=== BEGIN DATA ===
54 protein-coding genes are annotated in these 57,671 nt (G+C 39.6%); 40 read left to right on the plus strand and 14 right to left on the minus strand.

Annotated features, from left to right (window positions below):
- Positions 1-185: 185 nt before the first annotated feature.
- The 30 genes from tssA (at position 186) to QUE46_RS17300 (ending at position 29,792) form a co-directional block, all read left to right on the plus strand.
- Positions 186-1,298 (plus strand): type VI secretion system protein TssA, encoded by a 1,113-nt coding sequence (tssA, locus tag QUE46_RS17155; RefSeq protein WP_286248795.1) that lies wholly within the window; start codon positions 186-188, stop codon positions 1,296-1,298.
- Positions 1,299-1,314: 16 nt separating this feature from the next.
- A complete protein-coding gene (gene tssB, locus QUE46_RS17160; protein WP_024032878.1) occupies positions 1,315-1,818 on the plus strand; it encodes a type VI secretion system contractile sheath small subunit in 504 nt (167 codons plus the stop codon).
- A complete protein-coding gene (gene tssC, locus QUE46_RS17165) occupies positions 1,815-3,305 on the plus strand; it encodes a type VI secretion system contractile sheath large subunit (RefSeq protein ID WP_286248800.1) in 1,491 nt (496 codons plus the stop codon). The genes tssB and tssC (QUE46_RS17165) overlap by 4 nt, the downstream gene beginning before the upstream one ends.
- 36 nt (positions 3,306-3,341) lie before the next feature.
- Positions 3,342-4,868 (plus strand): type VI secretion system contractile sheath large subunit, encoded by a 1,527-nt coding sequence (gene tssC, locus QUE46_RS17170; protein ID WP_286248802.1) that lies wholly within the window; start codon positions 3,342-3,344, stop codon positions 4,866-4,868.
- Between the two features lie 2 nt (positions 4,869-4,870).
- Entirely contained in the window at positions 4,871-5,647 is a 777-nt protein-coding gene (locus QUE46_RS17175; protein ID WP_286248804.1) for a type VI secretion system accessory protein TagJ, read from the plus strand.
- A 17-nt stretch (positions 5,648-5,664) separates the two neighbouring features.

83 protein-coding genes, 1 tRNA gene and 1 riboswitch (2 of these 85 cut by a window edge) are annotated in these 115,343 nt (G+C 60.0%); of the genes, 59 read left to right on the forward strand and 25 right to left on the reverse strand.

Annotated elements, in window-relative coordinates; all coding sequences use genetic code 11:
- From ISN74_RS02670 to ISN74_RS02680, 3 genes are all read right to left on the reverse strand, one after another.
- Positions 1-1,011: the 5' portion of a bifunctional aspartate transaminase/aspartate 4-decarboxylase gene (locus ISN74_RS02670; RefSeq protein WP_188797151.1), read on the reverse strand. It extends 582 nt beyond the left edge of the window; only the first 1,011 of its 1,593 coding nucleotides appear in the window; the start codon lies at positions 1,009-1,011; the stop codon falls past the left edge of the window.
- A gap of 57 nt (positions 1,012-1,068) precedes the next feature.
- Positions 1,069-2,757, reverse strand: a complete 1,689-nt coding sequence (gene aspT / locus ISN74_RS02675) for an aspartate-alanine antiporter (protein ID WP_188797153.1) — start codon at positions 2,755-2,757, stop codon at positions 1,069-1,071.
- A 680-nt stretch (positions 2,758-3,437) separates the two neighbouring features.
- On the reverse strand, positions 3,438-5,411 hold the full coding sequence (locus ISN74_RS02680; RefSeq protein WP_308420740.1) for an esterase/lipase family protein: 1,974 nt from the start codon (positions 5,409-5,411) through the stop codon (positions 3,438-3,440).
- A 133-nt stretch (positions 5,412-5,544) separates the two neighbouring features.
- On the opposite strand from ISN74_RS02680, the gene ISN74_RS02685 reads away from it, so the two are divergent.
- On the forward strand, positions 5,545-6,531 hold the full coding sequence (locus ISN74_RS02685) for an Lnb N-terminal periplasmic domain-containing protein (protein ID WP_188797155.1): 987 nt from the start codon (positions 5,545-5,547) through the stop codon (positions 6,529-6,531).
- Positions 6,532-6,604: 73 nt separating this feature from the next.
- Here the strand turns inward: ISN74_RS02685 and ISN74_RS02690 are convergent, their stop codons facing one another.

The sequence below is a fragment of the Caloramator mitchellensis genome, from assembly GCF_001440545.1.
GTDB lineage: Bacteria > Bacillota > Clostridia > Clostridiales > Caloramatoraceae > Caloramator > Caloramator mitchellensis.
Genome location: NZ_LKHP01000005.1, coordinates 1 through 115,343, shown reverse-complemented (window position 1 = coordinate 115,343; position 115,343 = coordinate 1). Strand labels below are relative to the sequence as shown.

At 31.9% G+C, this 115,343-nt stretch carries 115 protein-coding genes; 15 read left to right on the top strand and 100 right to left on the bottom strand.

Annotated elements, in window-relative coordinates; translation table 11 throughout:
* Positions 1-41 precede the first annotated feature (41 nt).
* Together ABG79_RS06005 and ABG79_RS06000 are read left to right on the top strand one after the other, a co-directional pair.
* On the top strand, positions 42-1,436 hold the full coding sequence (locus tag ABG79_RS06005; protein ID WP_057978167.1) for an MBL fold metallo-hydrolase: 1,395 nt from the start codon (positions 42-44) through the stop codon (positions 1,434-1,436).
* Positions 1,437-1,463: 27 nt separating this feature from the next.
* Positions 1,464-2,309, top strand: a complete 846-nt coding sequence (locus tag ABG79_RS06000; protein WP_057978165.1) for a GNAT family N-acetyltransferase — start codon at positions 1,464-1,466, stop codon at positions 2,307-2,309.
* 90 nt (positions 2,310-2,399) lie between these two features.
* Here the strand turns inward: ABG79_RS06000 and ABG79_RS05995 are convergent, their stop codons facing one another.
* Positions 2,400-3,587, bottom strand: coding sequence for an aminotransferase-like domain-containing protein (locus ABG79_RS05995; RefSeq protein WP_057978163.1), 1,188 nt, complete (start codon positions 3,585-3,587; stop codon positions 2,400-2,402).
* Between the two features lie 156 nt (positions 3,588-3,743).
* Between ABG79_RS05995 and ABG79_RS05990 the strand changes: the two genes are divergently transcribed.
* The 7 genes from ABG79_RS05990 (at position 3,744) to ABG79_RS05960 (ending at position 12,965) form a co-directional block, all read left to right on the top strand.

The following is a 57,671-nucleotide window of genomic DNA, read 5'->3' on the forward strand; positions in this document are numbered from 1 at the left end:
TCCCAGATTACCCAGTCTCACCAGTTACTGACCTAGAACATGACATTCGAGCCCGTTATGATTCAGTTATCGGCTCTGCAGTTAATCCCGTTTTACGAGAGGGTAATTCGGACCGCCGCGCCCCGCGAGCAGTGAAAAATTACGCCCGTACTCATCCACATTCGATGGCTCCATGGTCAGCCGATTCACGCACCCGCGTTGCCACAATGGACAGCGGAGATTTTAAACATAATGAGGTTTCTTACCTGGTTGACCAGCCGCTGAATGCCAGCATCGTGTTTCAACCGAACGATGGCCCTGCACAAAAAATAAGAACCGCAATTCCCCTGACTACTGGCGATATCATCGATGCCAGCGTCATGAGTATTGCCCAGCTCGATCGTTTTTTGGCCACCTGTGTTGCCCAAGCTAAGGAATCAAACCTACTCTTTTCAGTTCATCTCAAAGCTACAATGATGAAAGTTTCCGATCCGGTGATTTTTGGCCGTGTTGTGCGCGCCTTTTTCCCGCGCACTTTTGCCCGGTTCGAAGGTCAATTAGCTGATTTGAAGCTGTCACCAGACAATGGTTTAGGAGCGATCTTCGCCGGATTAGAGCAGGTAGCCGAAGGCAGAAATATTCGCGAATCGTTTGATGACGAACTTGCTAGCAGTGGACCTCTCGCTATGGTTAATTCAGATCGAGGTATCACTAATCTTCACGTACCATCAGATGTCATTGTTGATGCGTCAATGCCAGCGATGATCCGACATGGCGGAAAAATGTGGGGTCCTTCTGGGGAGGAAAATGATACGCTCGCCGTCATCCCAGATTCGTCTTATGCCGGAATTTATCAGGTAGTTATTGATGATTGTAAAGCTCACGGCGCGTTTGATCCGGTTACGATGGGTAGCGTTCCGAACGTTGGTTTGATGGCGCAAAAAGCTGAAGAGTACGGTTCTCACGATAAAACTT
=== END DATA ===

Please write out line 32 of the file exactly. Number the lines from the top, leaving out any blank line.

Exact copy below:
* Positions 1-41 precede the first annotated feature (41 nt).